6 HASKINS & SELLS January
Gordon, William D., and Lockwood,
Jeremiah. Modern Accounting Systems.
(New York, John Wiley & Sons, Inc., 1924.
To write a one-volume treatise on accounting
systems, which is sufficiently
comprehensive to afford a clear understanding
of the accounting for a number of
different businesses, is not an easy task.
The authors of "Modern Accounting Systems"
have performed it exceedingly well.
Nothing, for example, could be more
difficult than to describe briefly, and at
the same time clearly, the involved accounts
and records of a stock broker. Yet
the treatment of the subject leaves little
wanting towards an adequate conception
of the principal features of brokerage
The purpose of the book as stated in the
introduction is "to study the application
of accounting principles in detail to various
types of industry." The problems involved
are presented in the order of their
increasing complexity. Financial institutions,
because of their dependence largely
on the use of a cash book, seem to the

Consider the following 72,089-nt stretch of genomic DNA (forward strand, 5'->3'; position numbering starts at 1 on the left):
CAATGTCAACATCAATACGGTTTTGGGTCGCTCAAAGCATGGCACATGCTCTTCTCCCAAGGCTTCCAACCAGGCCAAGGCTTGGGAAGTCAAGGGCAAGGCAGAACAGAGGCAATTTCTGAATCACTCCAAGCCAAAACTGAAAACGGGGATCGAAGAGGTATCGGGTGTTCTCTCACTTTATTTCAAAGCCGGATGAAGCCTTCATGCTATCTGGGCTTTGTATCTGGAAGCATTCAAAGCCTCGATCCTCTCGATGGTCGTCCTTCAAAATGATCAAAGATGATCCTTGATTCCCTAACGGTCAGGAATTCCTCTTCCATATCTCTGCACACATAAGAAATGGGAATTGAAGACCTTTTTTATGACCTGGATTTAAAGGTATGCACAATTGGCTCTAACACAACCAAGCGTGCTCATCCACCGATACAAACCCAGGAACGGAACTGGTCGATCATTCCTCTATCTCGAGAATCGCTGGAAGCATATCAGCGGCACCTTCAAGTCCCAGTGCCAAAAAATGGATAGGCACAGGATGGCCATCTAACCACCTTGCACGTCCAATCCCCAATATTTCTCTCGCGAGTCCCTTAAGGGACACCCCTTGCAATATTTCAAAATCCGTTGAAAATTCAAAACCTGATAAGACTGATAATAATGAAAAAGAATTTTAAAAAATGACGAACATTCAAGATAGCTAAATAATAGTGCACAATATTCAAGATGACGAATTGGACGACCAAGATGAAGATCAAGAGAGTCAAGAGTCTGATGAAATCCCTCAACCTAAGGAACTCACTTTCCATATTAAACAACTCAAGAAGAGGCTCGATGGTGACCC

authors to present the simplest form of
accounting from the standpoint of books
required, and are therefore examined first.
Four classes of financial institutions are
studied: building and loan associations,
insurance companies, both life and fire,
banks, and stock brokerage establishments.
The latter, involving transactions in securities
as well as in cash, represent a
transition from the financial to the merchandising
group, which is considered next,
in an exposition of the accounting for department
stores. A gas manufacturing
company has been selected as illustrative
of the manufacturing industries, and is
next studied. The wisdom of this may be
slightly questioned, in view of the quasi-public
nature of gas companies. As representative
of public service corporations,
the accounting for a railroad is described.